The majority of cancer deaths are due to metastases to the lung and liver, yet there is no cure. Existing cancer drugs provide limited benefit due to their inability to overcome biological barriers in the body and reach the cancer cells in sufficient concentrations. Houston Methodist nanotechnology and cancer researchers have solved this problem by developing a drug that generates nanoparticles inside the lung metastases in mice.
In this study, 50 percent of the mice treated with the drug had no trace of metastatic disease after eight months. That’s equivalent to about 24 years of long-term survival following metastatic disease for humans.

Due to the body’s own defense mechanisms, most cancer drugs are absorbed into healthy tissue causing negative side effects, and only a fraction of the administered drug actually reaches the tumor, making it less effective, said Mauro Ferrari, Ph.D, president and CEO of the Houston Methodist Research Institute. This new treatment strategy enables sequential passage of the biological barriers to transport the killing agent into the heart of the cancer. The active drug is only released inside the nucleus of the metastatic disease cell, avoiding the multidrug resistance mechanism of the cancer cells. This strategy effectively kills the tumor and provides significant therapeutic benefit in all mice, including long-term survival in half of the animals.

cancer treatment by injection

This may sound like science fiction, like we’ve penetrated and destroyed the Death Star, but what we discovered is transformational. We invented a method that actually makes the nanoparticles inside the cancer and releases the drug particles at the site of the cellular nucleus. With this injectable nanoparticle generator, we were able to do what standard chemotherapy drugs, vaccines, radiation, and other nanoparticles have all failed to do,” said Ferrari.

The research has been published in Nature Biotechnology .

Source: http://houstonmethodist.org/

Nanoflowers Deliver Drugs To Cancer Cells

Biomedical engineering researchers have developed daisy-shaped, nanoscale structures that are made predominantly of anti-cancer drugs and are capable of introducing a “cocktail” of multiple drugs into cancer cells. The researchers are all part the joint biomedical engineering program at North Carolina State University and the University of North Carolina at Chapel Hill.
To make the “nanodaisies,” the researchers begin with a solution that contains a polymer called polyethylene glycol (PEG). The PEG forms long strands that have much shorter strands branching off to either side. Researchers directly link the anti-cancer drug camptothecin (CPT) onto the shorter strands and introduce the anti-cancer drug doxorubicin (Dox) into the solution. Once injected, the nanodaisies float through the bloodstream until they are absorbed by cancer cells. Once in a cancer cell, the drugs are released.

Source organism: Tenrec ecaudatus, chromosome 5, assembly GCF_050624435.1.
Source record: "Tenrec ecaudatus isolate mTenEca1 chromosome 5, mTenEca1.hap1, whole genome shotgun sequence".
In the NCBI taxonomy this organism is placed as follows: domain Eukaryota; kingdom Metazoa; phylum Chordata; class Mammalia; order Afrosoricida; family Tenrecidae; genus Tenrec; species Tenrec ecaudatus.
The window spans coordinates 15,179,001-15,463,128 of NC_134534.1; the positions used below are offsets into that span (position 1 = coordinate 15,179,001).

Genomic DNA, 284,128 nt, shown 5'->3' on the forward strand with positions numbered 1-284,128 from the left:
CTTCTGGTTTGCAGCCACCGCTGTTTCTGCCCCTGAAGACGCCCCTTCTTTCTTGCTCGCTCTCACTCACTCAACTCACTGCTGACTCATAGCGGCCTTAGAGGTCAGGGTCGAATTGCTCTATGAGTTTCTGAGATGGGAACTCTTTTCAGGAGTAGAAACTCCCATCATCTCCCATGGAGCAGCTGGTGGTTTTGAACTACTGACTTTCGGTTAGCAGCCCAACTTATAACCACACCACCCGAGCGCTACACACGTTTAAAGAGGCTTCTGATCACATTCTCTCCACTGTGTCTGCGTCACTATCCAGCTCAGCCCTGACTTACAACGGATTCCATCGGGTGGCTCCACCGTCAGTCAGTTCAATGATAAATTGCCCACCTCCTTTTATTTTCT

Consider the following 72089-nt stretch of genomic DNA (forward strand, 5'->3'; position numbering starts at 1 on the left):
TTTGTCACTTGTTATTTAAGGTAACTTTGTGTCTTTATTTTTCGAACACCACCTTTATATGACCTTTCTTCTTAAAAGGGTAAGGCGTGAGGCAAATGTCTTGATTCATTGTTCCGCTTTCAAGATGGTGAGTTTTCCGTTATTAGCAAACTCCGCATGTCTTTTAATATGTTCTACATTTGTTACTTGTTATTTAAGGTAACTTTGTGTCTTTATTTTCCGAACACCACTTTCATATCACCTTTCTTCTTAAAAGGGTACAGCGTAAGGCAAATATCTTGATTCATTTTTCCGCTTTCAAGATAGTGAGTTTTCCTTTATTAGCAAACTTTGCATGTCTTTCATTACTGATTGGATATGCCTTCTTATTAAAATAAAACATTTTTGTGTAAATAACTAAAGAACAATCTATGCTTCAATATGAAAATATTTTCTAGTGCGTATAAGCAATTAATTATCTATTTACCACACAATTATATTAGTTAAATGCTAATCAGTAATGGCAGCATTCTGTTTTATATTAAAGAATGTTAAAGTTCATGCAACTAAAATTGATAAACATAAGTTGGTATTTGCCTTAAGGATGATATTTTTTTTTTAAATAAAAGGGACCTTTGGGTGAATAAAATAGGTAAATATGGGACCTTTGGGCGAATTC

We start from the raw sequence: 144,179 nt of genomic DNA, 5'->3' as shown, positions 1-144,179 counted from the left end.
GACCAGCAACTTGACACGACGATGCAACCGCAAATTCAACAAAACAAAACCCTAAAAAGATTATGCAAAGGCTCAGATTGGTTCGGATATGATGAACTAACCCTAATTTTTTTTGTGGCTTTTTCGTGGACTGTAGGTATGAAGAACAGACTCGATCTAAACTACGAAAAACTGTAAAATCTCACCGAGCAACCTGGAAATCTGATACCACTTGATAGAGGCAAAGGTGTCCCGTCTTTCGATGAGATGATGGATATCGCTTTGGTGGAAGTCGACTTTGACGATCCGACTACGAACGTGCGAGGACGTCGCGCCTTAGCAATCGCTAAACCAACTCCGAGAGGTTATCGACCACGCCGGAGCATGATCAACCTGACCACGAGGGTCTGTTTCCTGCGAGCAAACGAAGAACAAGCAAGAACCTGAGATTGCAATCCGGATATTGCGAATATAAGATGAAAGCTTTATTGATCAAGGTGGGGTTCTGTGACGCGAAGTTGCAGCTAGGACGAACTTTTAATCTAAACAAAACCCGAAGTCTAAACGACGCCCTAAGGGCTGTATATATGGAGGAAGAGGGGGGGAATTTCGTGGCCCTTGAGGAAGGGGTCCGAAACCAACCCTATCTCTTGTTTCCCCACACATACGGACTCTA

Early tests of the “nanodaisy” drug delivery technique show promise against a number of cancers
We found that this technique was much better than conventional drug-delivery techniques at inhibiting the growth of lung cancer tumors in mice,” says Dr. Zhen Gu, senior author of the paper. “And based on in vitro tests in nine different cell lines, the technique is also promising for use against leukemia, breast, prostate, liver, ovarian and brain cancers.”
Source: http://news.ncsu.edu/

RNA Silences Genes, Treats Cancer

RNA interference (RNAi), a technique that can turn off specific genes inside living cells, holds great potential for treating many diseases caused by malfunctioning genes. RNA, a nanoparticle, transfers information from DNA to protein-forming system of the cell. However, it has been difficult for scientists to find safe and effective ways to deliver gene-blocking RNA to the correct targets.
Up to this point, researchers have gotten the best results with RNAi targeted to diseases of the liver, in part because it is a natural destination for nanoparticles. But now, in a study appearing in the May 11 issue of Nature Nanotechnology, an MIT-led team reports achieving the most potent RNAi gene silencing to date in nonliver tissues.
Using nanoparticles designed and screened for endothelial delivery of short strands of RNA called siRNA, the researchers were able to target RNAi to endothelial cells, which form the linings of most organs. This raises the possibility of using RNAi to treat many types of disease, including cancer and cardiovascular disease, the researchers say.

MIT engineers designed RNA-carrying nanoparticles (red) that can be taken up
There’s been a growing amount of excitement about delivery to the liver in particular, but in order to achieve the broad potential of RNAi therapeutics, it’s important that we be able to reach other parts of the body as well,” says Daniel Anderson, the Samuel A. Goldblith Associate Professor of Chemical Engineering, a member of MIT’s Koch Institute for Integrative Cancer Research and Institute for Medical Engineering and Science, and one of the paper’s senior authors.
The paper’s other senior author is Robert Langer, the David H. Koch Institute Professor at MIT and a member of the Koch Institute. Lead authors are MIT graduate student James Dahlman and Carmen Barnes of Alnylam Pharmaceuticals.

Source: http://newsoffice.mit.edu/